Looking for a good m4/3 camera for focus stacking

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seta666
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Looking for a good m4/3 camera for focus stacking

Post by seta666 »

Hi,

Now I am using Sony APS-C cameras (Sony NEX-5N and A5100) and bought a cheap (20€) Nikon 1 J1 but I am thinking about getting a m4/3 camera as the main one for my scope, the 2x crop factor seems ideal for nikon CFN lens line.

I do not need things like a viewfinder or but I would like to have good DR, IR remote control and EFSC

Any recommendations?

Javier

ojd01
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Re: Looking for a good m4/3 camera for focus stacking

Post by ojd01 »

seta666 wrote:
Wed Mar 24, 2021 4:10 am
Hi,

Now I am using Sony APS-C cameras (Sony NEX-5N and A5100) and bought a cheap (20€) Nikon 1 J1 but I am thinking about getting a m4/3 camera as the main one for my scope, the 2x crop factor seems ideal for nikon CFN lens line.

I do not need things like a viewfinder or but I would like to have good DR, IR remote control and EFSC

Any recommendations?

Javier
Hello Javier!

I have had a really good experience with the Micro Four Thirds range when using them for macro and microscope stuff.

I would have a look, and compare, the Olympus E-M10 series and Panasonic GX80 series for your needs :) I don't have much experience with all the viewfinder-less M4/3 models, or much experience with Panasonics units - however, the GX80/GX85 appears to be a good investment. The GH5 has been reviewed well for microscope work for its "dampened vibration reduced shutter" and superior video recording - but it may be a little steep in cost. I guess it depends on budget a little, if I was going to invest in an M43 system it would probably be a GH5 or EM-1 mark 2.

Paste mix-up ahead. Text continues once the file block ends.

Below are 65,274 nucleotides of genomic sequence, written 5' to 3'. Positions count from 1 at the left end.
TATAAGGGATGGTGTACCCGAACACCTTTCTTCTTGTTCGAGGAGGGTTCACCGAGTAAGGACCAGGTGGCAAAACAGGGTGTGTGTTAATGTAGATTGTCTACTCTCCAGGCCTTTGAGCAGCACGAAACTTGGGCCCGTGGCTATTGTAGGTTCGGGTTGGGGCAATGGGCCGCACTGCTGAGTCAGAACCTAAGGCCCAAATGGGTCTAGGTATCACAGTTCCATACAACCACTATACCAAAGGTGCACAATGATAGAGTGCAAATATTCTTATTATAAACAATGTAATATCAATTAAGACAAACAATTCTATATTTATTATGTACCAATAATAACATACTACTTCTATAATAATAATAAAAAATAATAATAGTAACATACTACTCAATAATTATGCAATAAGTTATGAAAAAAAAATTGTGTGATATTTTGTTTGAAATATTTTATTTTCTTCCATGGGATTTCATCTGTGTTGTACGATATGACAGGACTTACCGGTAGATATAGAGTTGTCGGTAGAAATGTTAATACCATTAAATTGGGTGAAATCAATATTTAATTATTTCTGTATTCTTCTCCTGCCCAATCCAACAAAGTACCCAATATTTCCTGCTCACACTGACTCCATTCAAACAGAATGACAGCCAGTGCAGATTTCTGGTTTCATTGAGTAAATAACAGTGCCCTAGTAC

I hope this helps a little in pointing in a direction of some units.

Best Regards

Owen
Instagram: @ojd_photo

seta666
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Re: Looking for a good m4/3 camera for focus stacking

Post by seta666 »

I will look them up, thanks!

I do not really plan to use it outside of macro/micro work so mainly what I need is a good sensor, as long as the sensor was the same and it had remote control and EFSC I would rather have a PEN than a OM/EM, cost wise.

Edit: Truth is pixel shift mode is quite impressive; what would be the most basic camera with it, the OM-D E-M1 mkII?

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Re: Looking for a good m4/3 camera for focus stacking

Post by Lou Jost »

Pixel-shifting is excellent but takes a long time per shot, so you won't be using it all the time, but it is nice to have for special things that don't move at all.

Don't buy one that doesn't have a fully electronic shutter (not just EFCS). The fully electronic shutter causes zero vibrations and never wears out.

I recommend a 20Mp model if you can afford it.